From Max-EuP 2012

by Karl Riesenhuber and Florian Möslein

1. Meaning of private law

For private law, especially contract, commercial, labour and intellectual property law, the directive is still the most important form of legislative action provided in Art 288 TFEU/249 EC. Decisions and regulations mainly play a role in cartel law. The regulation has lately also become increasingly important for international private and procedural law. Recommendations and other legal instruments (legal instruments of the EU (others)) hardly appear in private law. Unlike the regulation, the directive is not directly applicable in all Member States, but is binding as to the result to be achieved upon each addressed Member State and leaves the ‘choice of form and methods to the national authorities’. This is why the directive is also called an ‘indirect legislative tool’. As opposed to the decision and the recommendation, the directive has an abstract character.

The importance of the directive for European legislation is mainly due to the fact that the EU, to a large extent, lacks the competence to adopt regulations. In particular, the legislative competences for the internal market arising from Arts 114, 115 TFEU/94, 95 EC, which are the most important competence bases for private law, are subject to the limitations of the principles of proportionality and subsidiarity. From the viewpoint of the Member States, the directive constitutes a rather gentle form of legislation as it only sets an aim while still allowing the Member States to retain a certain amount of leeway as to how to achieve it. The directive thus allows for the integration of its aims into the national legal systems. At the same time, it has to be acknowledged that the EU has passed very detailed directives in the past and the duties of transposition (see 3. below) further reduce the leeway given to the Member States.

2. Interpretation of directives

The rules for interpreting directives mainly follow the methods known in the national laws of the Member States (interpretation of EU law). When interpreting directives, the European Court of Justice (ECJ) assumes that the terms used in the directive, even where they are not explicitly defined, are to be interpreted autonomously and not from the standpoint of the national legal systems. This means that they cannot be equated with the same terms used in the national law and especially not be understood as a reference to the national law.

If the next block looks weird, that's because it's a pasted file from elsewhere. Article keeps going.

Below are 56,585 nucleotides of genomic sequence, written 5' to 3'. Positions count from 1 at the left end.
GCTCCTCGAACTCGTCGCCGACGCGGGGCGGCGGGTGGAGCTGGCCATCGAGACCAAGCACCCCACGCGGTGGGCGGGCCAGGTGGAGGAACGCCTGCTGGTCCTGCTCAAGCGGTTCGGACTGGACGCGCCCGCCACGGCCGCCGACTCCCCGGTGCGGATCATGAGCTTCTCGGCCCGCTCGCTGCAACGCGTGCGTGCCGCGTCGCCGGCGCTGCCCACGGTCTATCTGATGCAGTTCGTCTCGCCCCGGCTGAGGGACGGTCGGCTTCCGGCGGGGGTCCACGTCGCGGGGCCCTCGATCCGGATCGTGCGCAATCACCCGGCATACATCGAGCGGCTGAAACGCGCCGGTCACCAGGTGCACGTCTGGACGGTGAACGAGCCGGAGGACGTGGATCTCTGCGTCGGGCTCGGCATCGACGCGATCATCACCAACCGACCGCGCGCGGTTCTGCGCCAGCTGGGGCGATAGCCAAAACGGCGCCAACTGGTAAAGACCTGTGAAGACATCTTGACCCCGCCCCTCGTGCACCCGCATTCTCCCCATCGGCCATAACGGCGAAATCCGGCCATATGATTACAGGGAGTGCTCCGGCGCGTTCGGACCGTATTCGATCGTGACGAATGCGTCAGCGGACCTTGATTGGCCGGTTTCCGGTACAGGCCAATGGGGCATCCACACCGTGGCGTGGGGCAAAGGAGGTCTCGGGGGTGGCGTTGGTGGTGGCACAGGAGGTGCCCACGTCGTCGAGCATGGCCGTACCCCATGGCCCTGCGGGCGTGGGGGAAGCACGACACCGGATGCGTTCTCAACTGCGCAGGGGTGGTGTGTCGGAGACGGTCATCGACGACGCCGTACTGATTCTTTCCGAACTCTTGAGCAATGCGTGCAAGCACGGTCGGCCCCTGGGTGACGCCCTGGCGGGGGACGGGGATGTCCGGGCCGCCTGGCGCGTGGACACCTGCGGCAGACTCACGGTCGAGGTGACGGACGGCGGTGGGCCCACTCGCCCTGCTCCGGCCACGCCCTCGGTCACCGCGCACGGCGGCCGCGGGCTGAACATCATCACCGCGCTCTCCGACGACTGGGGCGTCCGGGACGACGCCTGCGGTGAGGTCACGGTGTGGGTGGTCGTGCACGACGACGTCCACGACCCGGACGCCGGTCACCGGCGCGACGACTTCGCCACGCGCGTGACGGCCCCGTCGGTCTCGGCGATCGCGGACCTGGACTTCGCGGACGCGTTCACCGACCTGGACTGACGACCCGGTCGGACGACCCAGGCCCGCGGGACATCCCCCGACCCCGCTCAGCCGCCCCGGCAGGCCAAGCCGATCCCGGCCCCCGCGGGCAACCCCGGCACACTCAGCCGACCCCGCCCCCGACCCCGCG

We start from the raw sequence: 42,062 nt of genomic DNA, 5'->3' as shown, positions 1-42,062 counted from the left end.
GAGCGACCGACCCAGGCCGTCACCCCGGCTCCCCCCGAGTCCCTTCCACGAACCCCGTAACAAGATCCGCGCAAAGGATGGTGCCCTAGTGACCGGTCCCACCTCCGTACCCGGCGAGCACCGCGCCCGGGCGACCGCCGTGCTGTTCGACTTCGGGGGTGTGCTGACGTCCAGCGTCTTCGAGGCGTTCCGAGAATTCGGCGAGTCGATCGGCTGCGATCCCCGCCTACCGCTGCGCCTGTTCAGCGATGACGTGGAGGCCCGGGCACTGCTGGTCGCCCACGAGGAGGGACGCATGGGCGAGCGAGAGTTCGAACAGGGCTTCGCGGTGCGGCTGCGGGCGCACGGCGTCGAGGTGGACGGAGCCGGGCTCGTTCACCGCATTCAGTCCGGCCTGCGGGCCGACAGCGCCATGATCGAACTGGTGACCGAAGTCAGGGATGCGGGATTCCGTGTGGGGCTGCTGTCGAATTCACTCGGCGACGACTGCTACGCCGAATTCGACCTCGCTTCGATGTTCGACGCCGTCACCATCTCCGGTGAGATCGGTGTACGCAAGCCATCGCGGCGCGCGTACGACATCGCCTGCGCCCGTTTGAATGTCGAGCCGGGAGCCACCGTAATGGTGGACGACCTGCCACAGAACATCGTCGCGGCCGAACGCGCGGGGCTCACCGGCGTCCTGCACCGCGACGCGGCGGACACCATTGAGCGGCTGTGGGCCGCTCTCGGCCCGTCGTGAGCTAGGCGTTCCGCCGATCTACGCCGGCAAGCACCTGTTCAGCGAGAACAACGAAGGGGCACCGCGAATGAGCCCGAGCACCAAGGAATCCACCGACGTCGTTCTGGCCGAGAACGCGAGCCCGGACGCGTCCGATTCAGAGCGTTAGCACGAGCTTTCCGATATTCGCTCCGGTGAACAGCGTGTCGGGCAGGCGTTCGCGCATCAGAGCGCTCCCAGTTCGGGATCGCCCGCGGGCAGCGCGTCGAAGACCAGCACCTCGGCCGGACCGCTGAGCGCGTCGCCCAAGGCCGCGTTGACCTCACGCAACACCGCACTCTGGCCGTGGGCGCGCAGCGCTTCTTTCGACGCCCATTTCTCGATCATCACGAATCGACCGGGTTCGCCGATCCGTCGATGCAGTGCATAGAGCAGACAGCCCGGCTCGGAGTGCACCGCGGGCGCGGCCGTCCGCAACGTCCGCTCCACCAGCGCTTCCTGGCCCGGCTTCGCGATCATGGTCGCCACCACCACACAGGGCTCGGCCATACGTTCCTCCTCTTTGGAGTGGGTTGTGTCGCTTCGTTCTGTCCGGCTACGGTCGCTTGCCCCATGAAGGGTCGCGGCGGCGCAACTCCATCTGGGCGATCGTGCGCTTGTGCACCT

The interpretation of a directive is carried out by interpreting the meaning of the words of the directive (in its various language versions), the general scheme of the directive itself and the European legal system as a whole, the spirit and purpose of the directive as well as the purpose of harmonization, and the history of origin (as expressed, in particular, in the preamble). Among the various methods, the purposive interpretation (‘teleological interpretation’) is of the foremost importance.

3. Transposition requirements

Addressed to the Member States, the directive needs to be transposed into national law in order to take effect. According to the ECJ, the transposition needs to comply with the principles of equivalence and effectiveness; the latter can also include the principle of transparency. Pursuant to the principle of equivalence, rights determined by the directive must be arranged and enforced in a way that is equivalent to that applied to rights constituted by the national law. ‘In choosing the appropriate solution for guaranteeing that the objective of the directive is attained, the Member States must ensure that infringements of Union law are penalised under conditions, both procedural and substantive, which are analogous to those applicable to infringements of domestic law of a similar nature and importance’ (ECJ Case 180/95 – Draehmpaehl [1997] ECR 2195 para 29). With the principle of equivalence, the Court evaluates the transposition with the measure of the respective national law and in this sense demands systematic consistency. Systematic consistency will normally be sufficient in order to ensure an effective transposition of the directive. At the same time it preserves a realm of autonomy of the Member States.